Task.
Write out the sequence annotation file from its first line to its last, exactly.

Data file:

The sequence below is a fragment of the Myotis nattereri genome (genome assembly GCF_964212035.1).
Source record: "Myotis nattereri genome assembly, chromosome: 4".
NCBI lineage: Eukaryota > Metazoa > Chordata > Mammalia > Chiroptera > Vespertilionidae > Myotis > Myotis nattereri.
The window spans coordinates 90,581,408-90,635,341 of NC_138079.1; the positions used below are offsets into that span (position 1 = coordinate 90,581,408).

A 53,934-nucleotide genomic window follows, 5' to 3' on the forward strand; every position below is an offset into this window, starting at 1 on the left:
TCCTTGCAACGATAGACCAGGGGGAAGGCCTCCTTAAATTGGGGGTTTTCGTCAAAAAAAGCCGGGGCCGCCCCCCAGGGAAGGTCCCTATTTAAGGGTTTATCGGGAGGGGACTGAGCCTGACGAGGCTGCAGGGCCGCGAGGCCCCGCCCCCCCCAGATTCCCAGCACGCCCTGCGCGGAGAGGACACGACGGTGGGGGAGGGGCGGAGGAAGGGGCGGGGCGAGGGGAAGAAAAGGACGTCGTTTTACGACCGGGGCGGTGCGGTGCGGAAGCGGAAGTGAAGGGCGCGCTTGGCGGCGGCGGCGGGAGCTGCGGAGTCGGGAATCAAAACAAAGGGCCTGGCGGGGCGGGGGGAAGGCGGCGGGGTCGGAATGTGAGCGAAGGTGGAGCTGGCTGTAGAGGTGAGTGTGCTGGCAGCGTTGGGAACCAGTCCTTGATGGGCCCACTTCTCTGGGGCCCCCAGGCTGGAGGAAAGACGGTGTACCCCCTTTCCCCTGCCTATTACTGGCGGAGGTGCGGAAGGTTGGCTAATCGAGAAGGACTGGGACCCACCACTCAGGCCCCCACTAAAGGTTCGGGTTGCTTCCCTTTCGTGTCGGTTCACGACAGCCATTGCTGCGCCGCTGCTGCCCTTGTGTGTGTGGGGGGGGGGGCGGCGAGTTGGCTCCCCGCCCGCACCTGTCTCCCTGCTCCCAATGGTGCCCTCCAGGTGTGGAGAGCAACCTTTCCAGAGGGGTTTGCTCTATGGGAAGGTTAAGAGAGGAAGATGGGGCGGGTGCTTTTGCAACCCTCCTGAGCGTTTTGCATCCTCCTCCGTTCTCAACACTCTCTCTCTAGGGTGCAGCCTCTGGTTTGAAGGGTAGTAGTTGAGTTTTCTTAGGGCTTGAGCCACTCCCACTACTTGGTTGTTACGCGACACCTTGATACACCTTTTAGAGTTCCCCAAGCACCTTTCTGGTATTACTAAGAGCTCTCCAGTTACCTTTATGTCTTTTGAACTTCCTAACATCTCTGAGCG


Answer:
The sequence below is a fragment of the Myotis nattereri genome (genome assembly GCF_964212035.1).
Source record: "Myotis nattereri genome assembly, chromosome: 4".
NCBI lineage: Eukaryota > Metazoa > Chordata > Mammalia > Chiroptera > Vespertilionidae > Myotis > Myotis nattereri.
The window spans coordinates 90,581,408-90,635,341 of NC_138079.1; the positions used below are offsets into that span (position 1 = coordinate 90,581,408).

A 53,934-nucleotide genomic window follows, 5' to 3' on the forward strand; every position below is an offset into this window, starting at 1 on the left:
TCCTTGCAACGATAGACCAGGGGGAAGGCCTCCTTAAATTGGGGGTTTTCGTCAAAAAAAGCCGGGGCCGCCCCCCAGGGAAGGTCCCTATTTAAGGGTTTATCGGGAGGGGACTGAGCCTGACGAGGCTGCAGGGCCGCGAGGCCCCGCCCCCCCCAGATTCCCAGCACGCCCTGCGCGGAGAGGACACGACGGTGGGGGAGGGGCGGAGGAAGGGGCGGGGCGAGGGGAAGAAAAGGACGTCGTTTTACGACCGGGGCGGTGCGGTGCGGAAGCGGAAGTGAAGGGCGCGCTTGGCGGCGGCGGCGGGAGCTGCGGAGTCGGGAATCAAAACAAAGGGCCTGGCGGGGCGGGGGGAAGGCGGCGGGGTCGGAATGTGAGCGAAGGTGGAGCTGGCTGTAGAGGTGAGTGTGCTGGCAGCGTTGGGAACCAGTCCTTGATGGGCCCACTTCTCTGGGGCCCCCAGGCTGGAGGAAAGACGGTGTACCCCCTTTCCCCTGCCTATTACTGGCGGAGGTGCGGAAGGTTGGCTAATCGAGAAGGACTGGGACCCACCACTCAGGCCCCCACTAAAGGTTCGGGTTGCTTCCCTTTCGTGTCGGTTCACGACAGCCATTGCTGCGCCGCTGCTGCCCTTGTGTGTGTGGGGGGGGGGGCGGCGAGTTGGCTCCCCGCCCGCACCTGTCTCCCTGCTCCCAATGGTGCCCTCCAGGTGTGGAGAGCAACCTTTCCAGAGGGGTTTGCTCTATGGGAAGGTTAAGAGAGGAAGATGGGGCGGGTGCTTTTGCAACCCTCCTGAGCGTTTTGCATCCTCCTCCGTTCTCAACACTCTCTCTCTAGGGTGCAGCCTCTGGTTTGAAGGGTAGTAGTTGAGTTTTCTTAGGGCTTGAGCCACTCCCACTACTTGGTTGTTACGCGACACCTTGATACACCTTTTAGAGTTCCCCAAGCACCTTTCTGGTATTACTAAGAGCTCTCCAGTTACCTTTATGTCTTTTGAACTTCCTAACATCTCTGAGCG